INOVUES, provider of the only upfit technology that enables building facades and windows to be upgraded without replacement or disruption, recently announced that a pilot to demonstrate its patented retrofit solution at University of Minnesota’s Saint Paul campus will wrap this week. The project is the first of its kind in higher education, applied on operable windows and from the interior of the building.
“One of the questions we frequently get is whether our technology can be used on operable windows, said Anas Al Kassas, INOVUES Founder and CEO. “While our current focus is on commercial windows, which are typically fixed, we always wanted to demonstrate that our technology is applicable for a wide range of building types and windows. I would like to thank University of Minnesota’s sustainability office and Grid Catalyst for the opportunity to explore new applications for our non-invasive window retrofit technology.”
INOVUES will transform the existing 1960s single-glazed windows in-place into high-performing, low-e coated, double-glazed windows — without removing, replacing, drilling, or altering anything at all and without disrupting normal operations or the occupants. The upfit will create an opportunity for the UMN facilities team to live though the process and experience first-hand the significant improvement in indoor thermal and acoustic comfort that these retrofits can achieve, in addition to energy savings.
The pilot was the result of a collaboration between the University of Minnesota and Grid Catalyst, the only climate tech accelerator focused on demonstration projects in cold climates. Another INOVUES project currently underway is the 3M Global HQ, transforming a single-glazed window wall into a hermetically sealed double-glazed system. 3M was one of the first Grid Catalyst partners to select INOVUES for a demonstration.
“To make a pilot project successful, you need a very open process and communication,” said Nina Axelson, Founder of Grid Catalyst. “It is important to define success and work jointly towards it, and INOVUES has demonstrated that very well. They have been able to work with each of their partners to design demonstration projects that fit their specific needs.”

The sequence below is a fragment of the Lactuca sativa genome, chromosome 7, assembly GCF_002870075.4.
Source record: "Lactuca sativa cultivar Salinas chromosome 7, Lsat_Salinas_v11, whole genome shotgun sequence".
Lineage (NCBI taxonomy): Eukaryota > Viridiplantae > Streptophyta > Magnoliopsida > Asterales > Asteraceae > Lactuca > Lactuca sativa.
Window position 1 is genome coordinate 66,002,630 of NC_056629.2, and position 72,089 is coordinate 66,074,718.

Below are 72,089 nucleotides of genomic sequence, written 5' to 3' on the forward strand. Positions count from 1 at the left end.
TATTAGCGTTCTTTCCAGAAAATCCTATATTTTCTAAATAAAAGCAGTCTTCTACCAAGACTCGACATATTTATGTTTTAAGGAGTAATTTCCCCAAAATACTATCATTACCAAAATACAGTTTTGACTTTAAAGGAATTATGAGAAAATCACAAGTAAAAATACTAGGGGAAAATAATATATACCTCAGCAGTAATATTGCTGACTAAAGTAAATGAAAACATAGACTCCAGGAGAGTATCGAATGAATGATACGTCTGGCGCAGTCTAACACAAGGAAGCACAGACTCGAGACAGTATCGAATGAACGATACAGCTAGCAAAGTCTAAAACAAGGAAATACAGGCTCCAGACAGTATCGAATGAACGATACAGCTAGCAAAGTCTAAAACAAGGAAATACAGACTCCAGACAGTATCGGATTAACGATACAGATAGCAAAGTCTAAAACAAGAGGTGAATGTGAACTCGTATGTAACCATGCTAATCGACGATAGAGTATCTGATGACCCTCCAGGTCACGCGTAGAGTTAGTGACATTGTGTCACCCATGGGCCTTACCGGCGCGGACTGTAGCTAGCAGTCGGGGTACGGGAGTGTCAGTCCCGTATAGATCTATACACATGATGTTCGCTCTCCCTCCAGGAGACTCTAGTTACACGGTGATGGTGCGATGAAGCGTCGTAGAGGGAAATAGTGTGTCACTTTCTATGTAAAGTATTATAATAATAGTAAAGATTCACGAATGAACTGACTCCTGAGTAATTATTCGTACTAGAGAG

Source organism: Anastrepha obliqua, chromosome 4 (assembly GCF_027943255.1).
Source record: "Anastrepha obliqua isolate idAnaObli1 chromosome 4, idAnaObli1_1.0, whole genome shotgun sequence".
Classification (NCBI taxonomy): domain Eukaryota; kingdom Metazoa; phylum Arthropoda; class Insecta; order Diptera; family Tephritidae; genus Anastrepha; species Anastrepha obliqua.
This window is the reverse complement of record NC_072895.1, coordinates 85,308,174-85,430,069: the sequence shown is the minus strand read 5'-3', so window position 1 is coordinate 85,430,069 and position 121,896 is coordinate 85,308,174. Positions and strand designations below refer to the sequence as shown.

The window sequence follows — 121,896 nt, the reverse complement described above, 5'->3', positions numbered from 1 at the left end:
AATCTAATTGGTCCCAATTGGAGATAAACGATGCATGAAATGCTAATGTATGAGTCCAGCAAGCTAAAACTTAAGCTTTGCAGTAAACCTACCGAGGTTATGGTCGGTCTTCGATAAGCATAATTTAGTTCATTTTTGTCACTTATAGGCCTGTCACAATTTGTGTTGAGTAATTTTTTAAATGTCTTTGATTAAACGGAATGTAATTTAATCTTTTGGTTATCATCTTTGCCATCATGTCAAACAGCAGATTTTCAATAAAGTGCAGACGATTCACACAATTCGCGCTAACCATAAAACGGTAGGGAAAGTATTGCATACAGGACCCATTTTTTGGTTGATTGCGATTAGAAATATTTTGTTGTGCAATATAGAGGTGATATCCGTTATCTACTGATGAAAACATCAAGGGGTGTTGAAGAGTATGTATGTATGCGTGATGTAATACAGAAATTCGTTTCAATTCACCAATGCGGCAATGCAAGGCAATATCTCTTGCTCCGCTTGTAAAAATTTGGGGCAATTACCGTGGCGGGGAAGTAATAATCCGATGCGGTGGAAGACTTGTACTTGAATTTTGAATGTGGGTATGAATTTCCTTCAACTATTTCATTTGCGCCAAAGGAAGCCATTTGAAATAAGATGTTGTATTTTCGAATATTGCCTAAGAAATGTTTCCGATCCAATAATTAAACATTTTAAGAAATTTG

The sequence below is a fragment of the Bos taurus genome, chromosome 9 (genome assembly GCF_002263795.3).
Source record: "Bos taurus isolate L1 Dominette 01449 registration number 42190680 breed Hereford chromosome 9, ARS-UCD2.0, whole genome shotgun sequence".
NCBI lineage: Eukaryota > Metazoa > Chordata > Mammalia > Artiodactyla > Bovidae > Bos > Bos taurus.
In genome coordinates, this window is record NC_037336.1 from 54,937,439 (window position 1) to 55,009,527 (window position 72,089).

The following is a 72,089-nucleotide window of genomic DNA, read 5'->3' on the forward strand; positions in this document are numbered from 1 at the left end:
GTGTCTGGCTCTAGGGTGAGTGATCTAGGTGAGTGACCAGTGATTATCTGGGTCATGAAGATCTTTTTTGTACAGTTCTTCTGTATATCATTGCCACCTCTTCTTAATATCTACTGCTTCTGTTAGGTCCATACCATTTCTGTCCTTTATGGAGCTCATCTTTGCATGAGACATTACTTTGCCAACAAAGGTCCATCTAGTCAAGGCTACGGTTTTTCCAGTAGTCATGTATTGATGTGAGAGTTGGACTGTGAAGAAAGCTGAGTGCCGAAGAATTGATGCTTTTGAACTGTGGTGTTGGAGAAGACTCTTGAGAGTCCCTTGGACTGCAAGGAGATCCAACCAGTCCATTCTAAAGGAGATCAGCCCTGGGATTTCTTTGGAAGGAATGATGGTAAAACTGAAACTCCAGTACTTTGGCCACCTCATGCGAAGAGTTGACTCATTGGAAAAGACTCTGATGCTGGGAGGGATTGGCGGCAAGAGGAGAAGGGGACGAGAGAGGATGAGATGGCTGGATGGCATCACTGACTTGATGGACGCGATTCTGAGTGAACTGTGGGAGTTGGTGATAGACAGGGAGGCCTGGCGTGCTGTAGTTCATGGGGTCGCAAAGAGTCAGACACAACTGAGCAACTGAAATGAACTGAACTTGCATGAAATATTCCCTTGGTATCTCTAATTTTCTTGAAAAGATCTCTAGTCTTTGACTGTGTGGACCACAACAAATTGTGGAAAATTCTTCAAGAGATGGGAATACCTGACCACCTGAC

Shane Stennes, University of Minnesota's first Chief Sustainability Officer and a key project stakeholder, noted that the University was not aware of INOVUES’ non-invasive technology prior to the introduction by Grid Catalyst. His office had looked at solutions such as window film and full window replacement, but neither was desirable. “Retrofitting our old windows in place was simply not on our radar. We were really excited to learn about this retrofit technology and to have the opportunity to test it on our campus,” added Stennes.
“Bringing climate tech talent into our region is important to us,” added Axelson. “We are trying to deploy more innovative technologies that can address climate change, make buildings more efficient, and help the transition towards a better energy system. We were interested in having INOVUES in our program, because they already had a great product and just needed more visibility and the pilot project opportunities to help them scale.”
The University of Minnesota retrofit is expected to take place over a few weeks during the spring semester.
INOVUES makes existing buildings more energy-efficient and sustainable through a range of non-invasive insulating glass retrofit solutions. The company's patented technologies are engineered to integrate the latest glass innovations; are quick and easy to install; and do not require any removal, replacement, or disruption to normal building operations. INOVUES offers building owners and managers a high-ROI, low-carbon path to save up to 40% on energy consumption, improve indoor thermal and acoustic comfort, and increase the value and sustainability of the buildings. More information on the five-year-old, venture-backed company can be found at https://www.inovues.com.